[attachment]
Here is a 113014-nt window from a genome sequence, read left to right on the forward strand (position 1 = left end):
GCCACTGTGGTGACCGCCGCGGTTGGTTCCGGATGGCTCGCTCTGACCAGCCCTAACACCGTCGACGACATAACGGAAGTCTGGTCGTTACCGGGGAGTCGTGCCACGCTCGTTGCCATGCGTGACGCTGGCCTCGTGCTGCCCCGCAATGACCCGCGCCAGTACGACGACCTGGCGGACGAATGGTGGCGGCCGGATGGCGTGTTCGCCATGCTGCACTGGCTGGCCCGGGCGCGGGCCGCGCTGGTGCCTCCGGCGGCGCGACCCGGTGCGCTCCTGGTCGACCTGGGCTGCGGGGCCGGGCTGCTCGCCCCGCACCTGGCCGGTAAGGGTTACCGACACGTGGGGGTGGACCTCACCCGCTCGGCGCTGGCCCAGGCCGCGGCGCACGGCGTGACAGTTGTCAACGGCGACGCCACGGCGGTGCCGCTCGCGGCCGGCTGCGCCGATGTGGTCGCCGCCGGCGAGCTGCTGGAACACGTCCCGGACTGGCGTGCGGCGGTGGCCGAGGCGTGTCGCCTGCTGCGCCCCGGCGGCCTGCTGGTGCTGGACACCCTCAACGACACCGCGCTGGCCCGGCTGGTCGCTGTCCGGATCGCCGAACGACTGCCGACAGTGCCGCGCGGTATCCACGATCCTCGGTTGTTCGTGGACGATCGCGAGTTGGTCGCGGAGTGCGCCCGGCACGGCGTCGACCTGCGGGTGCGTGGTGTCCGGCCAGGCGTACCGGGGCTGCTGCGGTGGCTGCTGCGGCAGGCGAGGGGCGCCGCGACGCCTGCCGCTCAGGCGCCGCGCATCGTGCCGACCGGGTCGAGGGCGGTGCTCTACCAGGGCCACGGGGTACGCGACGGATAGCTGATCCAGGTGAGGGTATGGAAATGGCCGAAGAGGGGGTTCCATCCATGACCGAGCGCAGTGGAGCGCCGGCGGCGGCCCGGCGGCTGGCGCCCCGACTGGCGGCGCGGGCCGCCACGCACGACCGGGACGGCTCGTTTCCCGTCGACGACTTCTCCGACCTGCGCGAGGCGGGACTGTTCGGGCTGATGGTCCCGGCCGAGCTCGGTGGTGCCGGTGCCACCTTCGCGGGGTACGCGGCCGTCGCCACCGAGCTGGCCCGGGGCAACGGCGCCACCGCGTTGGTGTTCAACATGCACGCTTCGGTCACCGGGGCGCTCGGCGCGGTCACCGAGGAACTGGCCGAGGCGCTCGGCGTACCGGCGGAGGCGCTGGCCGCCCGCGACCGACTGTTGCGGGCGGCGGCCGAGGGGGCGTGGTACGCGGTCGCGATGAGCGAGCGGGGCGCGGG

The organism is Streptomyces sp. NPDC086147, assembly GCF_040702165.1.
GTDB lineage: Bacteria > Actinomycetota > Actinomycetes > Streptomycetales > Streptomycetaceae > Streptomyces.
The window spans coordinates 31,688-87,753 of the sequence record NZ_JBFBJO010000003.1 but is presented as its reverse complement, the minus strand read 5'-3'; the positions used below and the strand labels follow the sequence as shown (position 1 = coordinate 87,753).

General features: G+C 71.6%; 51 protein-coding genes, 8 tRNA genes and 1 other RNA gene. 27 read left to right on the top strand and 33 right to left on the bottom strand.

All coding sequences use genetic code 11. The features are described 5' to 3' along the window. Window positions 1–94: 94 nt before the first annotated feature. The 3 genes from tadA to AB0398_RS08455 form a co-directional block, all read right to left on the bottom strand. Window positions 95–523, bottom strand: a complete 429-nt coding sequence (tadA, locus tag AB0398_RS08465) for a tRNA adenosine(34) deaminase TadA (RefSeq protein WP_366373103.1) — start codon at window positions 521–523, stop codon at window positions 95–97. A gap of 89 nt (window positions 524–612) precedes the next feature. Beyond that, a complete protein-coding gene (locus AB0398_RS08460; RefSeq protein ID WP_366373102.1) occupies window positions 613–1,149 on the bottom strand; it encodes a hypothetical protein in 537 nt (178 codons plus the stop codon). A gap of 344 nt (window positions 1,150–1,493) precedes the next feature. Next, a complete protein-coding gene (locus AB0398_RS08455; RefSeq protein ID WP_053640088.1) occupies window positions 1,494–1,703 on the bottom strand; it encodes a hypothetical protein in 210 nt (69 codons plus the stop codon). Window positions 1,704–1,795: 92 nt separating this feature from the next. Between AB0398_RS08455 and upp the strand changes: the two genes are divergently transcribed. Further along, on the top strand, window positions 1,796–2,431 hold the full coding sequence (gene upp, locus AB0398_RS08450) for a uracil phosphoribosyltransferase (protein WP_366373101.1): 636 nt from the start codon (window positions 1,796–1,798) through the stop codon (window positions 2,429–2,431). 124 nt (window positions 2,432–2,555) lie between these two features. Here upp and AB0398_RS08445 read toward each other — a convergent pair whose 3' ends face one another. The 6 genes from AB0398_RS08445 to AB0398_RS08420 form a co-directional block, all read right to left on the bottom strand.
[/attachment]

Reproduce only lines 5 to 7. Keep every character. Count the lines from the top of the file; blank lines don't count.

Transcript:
The window spans coordinates 31,688-87,753 of the sequence record NZ_JBFBJO010000003.1 but is presented as its reverse complement, the minus strand read 5'-3'; the positions used below and the strand labels follow the sequence as shown (position 1 = coordinate 87,753).

General features: G+C 71.6%; 51 protein-coding genes, 8 tRNA genes and 1 other RNA gene. 27 read left to right on the top strand and 33 right to left on the bottom strand.

All coding sequences use genetic code 11. The features are described 5' to 3' along the window. Window positions 1–94: 94 nt before the first annotated feature. The 3 genes from tadA to AB0398_RS08455 form a co-directional block, all read right to left on the bottom strand. Window positions 95–523, bottom strand: a complete 429-nt coding sequence (tadA, locus tag AB0398_RS08465) for a tRNA adenosine(34) deaminase TadA (RefSeq protein WP_366373103.1) — start codon at window positions 521–523, stop codon at window positions 95–97. A gap of 89 nt (window positions 524–612) precedes the next feature. Beyond that, a complete protein-coding gene (locus AB0398_RS08460; RefSeq protein ID WP_366373102.1) occupies window positions 613–1,149 on the bottom strand; it encodes a hypothetical protein in 537 nt (178 codons plus the stop codon). A gap of 344 nt (window positions 1,150–1,493) precedes the next feature. Next, a complete protein-coding gene (locus AB0398_RS08455; RefSeq protein ID WP_053640088.1) occupies window positions 1,494–1,703 on the bottom strand; it encodes a hypothetical protein in 210 nt (69 codons plus the stop codon). Window positions 1,704–1,795: 92 nt separating this feature from the next. Between AB0398_RS08455 and upp the strand changes: the two genes are divergently transcribed. Further along, on the top strand, window positions 1,796–2,431 hold the full coding sequence (gene upp, locus AB0398_RS08450) for a uracil phosphoribosyltransferase (protein WP_366373101.1): 636 nt from the start codon (window positions 1,796–1,798) through the stop codon (window positions 2,429–2,431). 124 nt (window positions 2,432–2,555) lie between these two features. Here upp and AB0398_RS08445 read toward each other — a convergent pair whose 3' ends face one another. The 6 genes from AB0398_RS08445 to AB0398_RS08420 form a co-directional block, all read right to left on the bottom strand.